HLV Connect Reminder - CM Bootcamp - June 6

PiperWilson HLV Staff
edited June 2023 in Talk Community #1

Hey folks!

There is no one-way path to the role of community manager. I started as a group member who posted a lot, moved up to moderator, found out that community management was a thing, and then did everything I could to get here. I’ve heard of teachers transitioning directly to community management. Still, others made their way here via marketing or sales channels.

The one thing we all have in common is figuring out what to do with our communities once we get here.

On June 6, at 2:00 Eastern, @Shauna and I will host the next HLV Connect – Community Manager Bootcamp. We’ll start the conversation by discussing how we all got started in community management. Then, we’ll move on to a high-level overview of community tasks.

This is my first HLV Connect, and I’m excited! Please RSVP here.

We are open to scheduling a second session if there is enough interest. Please let us know in the comments if you are interested in a different time. If there’s enough interest, we’ll hop to getting a second one on the books!


  • PiperWilson

    I'm bumping this up to see if there is anything specific you'd like me to prepare for. Ask away!

  • LiselotteP
    LiselotteP Vanilla Ice Cream

    Hi everyone!

    I remember one participant speaking about gifting swag to community users, and that they would direct the user to an online webshop to buy what they wanted with their points.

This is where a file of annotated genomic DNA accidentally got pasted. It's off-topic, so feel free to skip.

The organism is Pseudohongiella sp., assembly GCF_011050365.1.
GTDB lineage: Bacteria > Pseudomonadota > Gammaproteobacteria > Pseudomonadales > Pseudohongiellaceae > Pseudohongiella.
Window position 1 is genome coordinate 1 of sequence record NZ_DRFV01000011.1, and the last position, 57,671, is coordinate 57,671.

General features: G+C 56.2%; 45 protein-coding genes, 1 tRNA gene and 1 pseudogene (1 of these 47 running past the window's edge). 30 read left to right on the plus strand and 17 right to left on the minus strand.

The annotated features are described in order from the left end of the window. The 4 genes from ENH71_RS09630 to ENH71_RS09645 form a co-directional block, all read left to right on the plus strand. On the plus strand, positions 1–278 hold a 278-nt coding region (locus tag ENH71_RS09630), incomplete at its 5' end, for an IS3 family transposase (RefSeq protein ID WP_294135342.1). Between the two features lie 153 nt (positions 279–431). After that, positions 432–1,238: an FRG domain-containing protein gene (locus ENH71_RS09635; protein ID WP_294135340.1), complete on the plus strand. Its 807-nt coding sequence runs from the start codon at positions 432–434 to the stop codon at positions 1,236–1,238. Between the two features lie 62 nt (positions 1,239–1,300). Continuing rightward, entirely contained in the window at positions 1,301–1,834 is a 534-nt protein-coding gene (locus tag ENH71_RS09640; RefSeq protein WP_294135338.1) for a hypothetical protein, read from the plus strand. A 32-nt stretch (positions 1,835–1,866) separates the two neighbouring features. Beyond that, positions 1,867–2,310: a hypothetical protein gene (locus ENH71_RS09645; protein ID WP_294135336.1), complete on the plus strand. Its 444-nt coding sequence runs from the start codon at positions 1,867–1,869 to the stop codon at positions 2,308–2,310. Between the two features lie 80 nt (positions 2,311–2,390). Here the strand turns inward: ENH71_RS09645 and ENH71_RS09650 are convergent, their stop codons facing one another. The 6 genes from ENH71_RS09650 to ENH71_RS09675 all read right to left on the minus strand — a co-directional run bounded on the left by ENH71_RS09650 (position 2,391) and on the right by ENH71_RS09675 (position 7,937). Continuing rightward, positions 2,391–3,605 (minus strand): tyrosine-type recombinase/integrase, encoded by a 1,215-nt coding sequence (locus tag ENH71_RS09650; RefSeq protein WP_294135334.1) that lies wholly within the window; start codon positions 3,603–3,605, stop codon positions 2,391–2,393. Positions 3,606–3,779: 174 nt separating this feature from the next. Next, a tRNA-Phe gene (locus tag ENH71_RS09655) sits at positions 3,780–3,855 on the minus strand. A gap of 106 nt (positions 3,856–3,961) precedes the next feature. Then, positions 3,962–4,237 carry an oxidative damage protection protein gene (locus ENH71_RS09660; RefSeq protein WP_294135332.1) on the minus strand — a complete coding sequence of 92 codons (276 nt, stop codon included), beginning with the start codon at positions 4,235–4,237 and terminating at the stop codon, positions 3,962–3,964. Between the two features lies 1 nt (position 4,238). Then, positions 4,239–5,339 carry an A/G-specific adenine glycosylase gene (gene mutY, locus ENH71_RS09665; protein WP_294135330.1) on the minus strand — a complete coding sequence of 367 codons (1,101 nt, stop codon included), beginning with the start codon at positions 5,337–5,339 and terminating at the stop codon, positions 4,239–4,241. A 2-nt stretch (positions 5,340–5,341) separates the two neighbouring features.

What is the name of the online gift shop?

    Thanks for your help!

  • PiperWilson

    @LiselotteP - I just listened to the recording again to compile notes. I couldn't find a mention of a particular company. I found this list compiled by another community builder. I have no experience with any of these folks.

  • PiperWilson
    PiperWilson HLV Staff
    edited June 2023 #5

    Thanks for attending Vanilla Connect on June 6. Here is the recording. The passcode is 91+0QqQ. .

    Here are the notes I took.

    After discussing upcoming Vanilla Connect topics, new office hours, and the icebreaker, we started by discussing our personal history in online communities.

    Some of us felt we had always been in communities, one way or the other. One came by way of teaching, then a director of content before landing in community management. Another was in systems and security engineering before becoming a community manager. Someone else came from a demand marketing role, and fell in love working with their customers, which then transitioned them into managing communities. One attendee just came to community three and a half months ago; their background was managing people. They wanted a change and landed on community management in the B2B space.

    We transitioned to talking about managing communities from the perspective of moderation needs. Piper starts this way because she believes setting up your moderation team or your moderation processes for success is one of the most effective ways to make your community run smoothly.

    If your moderation processes aren’t clear on how the community is supposed to run, your community members won’t know how to use the community.

    So, the first question to discuss was, “What’s the first thing/task you think of when you consider moderation?”

    • Keeping an eye on the conversations within the community. Looking for:
      • Tone
      • Content
      • On topic
      • Does it belong?
      • Does it add value?
      • Is it respectful?